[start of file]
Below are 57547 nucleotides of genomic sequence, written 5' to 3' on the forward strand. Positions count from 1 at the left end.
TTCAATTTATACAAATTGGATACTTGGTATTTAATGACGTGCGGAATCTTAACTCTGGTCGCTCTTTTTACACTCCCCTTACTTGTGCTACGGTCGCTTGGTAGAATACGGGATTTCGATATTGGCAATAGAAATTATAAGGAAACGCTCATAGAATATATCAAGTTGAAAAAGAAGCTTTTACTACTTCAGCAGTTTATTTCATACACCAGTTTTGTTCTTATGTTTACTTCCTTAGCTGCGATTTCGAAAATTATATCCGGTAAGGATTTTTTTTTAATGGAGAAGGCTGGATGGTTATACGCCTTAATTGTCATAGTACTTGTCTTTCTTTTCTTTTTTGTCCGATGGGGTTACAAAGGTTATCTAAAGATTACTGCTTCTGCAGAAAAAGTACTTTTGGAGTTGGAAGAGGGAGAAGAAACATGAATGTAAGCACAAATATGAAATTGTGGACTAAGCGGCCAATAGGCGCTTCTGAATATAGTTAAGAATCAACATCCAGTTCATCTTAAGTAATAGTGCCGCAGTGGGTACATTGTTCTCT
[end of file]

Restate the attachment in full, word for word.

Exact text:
Below are 57547 nucleotides of genomic sequence, written 5' to 3' on the forward strand. Positions count from 1 at the left end.
TTCAATTTATACAAATTGGATACTTGGTATTTAATGACGTGCGGAATCTTAACTCTGGTCGCTCTTTTTACACTCCCCTTACTTGTGCTACGGTCGCTTGGTAGAATACGGGATTTCGATATTGGCAATAGAAATTATAAGGAAACGCTCATAGAATATATCAAGTTGAAAAAGAAGCTTTTACTACTTCAGCAGTTTATTTCATACACCAGTTTTGTTCTTATGTTTACTTCCTTAGCTGCGATTTCGAAAATTATATCCGGTAAGGATTTTTTTTTAATGGAGAAGGCTGGATGGTTATACGCCTTAATTGTCATAGTACTTGTCTTTCTTTTCTTTTTTGTCCGATGGGGTTACAAAGGTTATCTAAAGATTACTGCTTCTGCAGAAAAAGTACTTTTGGAGTTGGAAGAGGGAGAAGAAACATGAATGTAAGCACAAATATGAAATTGTGGACTAAGCGGCCAATAGGCGCTTCTGAATATAGTTAAGAATCAACATCCAGTTCATCTTAAGTAATAGTGCCGCAGTGGGTACATTGTTCTCT